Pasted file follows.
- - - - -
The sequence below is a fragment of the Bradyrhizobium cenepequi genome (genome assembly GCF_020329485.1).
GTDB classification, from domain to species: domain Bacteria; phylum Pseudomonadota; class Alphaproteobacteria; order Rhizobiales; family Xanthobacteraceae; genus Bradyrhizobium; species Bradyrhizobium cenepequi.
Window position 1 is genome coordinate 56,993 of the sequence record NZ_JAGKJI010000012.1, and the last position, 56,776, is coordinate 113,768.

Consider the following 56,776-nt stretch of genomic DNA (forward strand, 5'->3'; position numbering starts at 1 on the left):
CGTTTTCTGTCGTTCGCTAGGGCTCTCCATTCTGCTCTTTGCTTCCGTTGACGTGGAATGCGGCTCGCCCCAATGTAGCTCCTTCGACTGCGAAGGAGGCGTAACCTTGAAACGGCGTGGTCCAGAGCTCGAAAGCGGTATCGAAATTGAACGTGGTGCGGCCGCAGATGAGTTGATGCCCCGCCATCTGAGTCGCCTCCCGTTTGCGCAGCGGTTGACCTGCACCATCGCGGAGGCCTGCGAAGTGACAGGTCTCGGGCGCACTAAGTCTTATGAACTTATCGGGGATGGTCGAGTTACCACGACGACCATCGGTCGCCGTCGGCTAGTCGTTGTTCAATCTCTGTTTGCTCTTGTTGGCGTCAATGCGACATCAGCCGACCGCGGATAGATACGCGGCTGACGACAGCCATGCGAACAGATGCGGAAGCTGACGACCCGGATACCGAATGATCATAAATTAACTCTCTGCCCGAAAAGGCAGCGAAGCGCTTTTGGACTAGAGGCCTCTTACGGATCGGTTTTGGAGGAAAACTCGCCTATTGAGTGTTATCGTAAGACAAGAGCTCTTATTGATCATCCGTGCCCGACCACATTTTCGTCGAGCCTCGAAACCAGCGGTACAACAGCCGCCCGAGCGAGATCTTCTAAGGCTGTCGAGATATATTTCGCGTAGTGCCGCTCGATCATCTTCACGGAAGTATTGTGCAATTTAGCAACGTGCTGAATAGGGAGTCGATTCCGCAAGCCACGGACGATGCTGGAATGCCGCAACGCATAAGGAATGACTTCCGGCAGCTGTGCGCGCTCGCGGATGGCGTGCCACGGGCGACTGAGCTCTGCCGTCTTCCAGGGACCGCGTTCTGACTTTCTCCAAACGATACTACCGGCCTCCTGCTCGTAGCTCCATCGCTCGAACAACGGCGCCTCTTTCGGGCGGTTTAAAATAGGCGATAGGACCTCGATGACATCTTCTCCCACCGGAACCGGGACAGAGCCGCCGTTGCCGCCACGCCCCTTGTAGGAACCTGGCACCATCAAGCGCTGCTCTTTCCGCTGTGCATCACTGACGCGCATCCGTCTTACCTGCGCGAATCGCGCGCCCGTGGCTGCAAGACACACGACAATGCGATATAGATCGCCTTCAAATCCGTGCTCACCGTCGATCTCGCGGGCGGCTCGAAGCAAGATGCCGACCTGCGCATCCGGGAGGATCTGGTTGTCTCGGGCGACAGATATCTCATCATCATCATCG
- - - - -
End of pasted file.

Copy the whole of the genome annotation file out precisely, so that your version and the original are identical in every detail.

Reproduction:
The sequence below is a fragment of the Bradyrhizobium cenepequi genome (genome assembly GCF_020329485.1).
GTDB classification, from domain to species: domain Bacteria; phylum Pseudomonadota; class Alphaproteobacteria; order Rhizobiales; family Xanthobacteraceae; genus Bradyrhizobium; species Bradyrhizobium cenepequi.
Window position 1 is genome coordinate 56,993 of the sequence record NZ_JAGKJI010000012.1, and the last position, 56,776, is coordinate 113,768.

Consider the following 56,776-nt stretch of genomic DNA (forward strand, 5'->3'; position numbering starts at 1 on the left):
CGTTTTCTGTCGTTCGCTAGGGCTCTCCATTCTGCTCTTTGCTTCCGTTGACGTGGAATGCGGCTCGCCCCAATGTAGCTCCTTCGACTGCGAAGGAGGCGTAACCTTGAAACGGCGTGGTCCAGAGCTCGAAAGCGGTATCGAAATTGAACGTGGTGCGGCCGCAGATGAGTTGATGCCCCGCCATCTGAGTCGCCTCCCGTTTGCGCAGCGGTTGACCTGCACCATCGCGGAGGCCTGCGAAGTGACAGGTCTCGGGCGCACTAAGTCTTATGAACTTATCGGGGATGGTCGAGTTACCACGACGACCATCGGTCGCCGTCGGCTAGTCGTTGTTCAATCTCTGTTTGCTCTTGTTGGCGTCAATGCGACATCAGCCGACCGCGGATAGATACGCGGCTGACGACAGCCATGCGAACAGATGCGGAAGCTGACGACCCGGATACCGAATGATCATAAATTAACTCTCTGCCCGAAAAGGCAGCGAAGCGCTTTTGGACTAGAGGCCTCTTACGGATCGGTTTTGGAGGAAAACTCGCCTATTGAGTGTTATCGTAAGACAAGAGCTCTTATTGATCATCCGTGCCCGACCACATTTTCGTCGAGCCTCGAAACCAGCGGTACAACAGCCGCCCGAGCGAGATCTTCTAAGGCTGTCGAGATATATTTCGCGTAGTGCCGCTCGATCATCTTCACGGAAGTATTGTGCAATTTAGCAACGTGCTGAATAGGGAGTCGATTCCGCAAGCCACGGACGATGCTGGAATGCCGCAACGCATAAGGAATGACTTCCGGCAGCTGTGCGCGCTCGCGGATGGCGTGCCACGGGCGACTGAGCTCTGCCGTCTTCCAGGGACCGCGTTCTGACTTTCTCCAAACGATACTACCGGCCTCCTGCTCGTAGCTCCATCGCTCGAACAACGGCGCCTCTTTCGGGCGGTTTAAAATAGGCGATAGGACCTCGATGACATCTTCTCCCACCGGAACCGGGACAGAGCCGCCGTTGCCGCCACGCCCCTTGTAGGAACCTGGCACCATCAAGCGCTGCTCTTTCCGCTGTGCATCACTGACGCGCATCCGTCTTACCTGCGCGAATCGCGCGCCCGTGGCTGCAAGACACACGACAATGCGATATAGATCGCCTTCAAATCCGTGCTCACCGTCGATCTCGCGGGCGGCTCGAAGCAAGATGCCGACCTGCGCATCCGGGAGGATCTGGTTGTCTCGGGCGACAGATATCTCATCATCATCATCG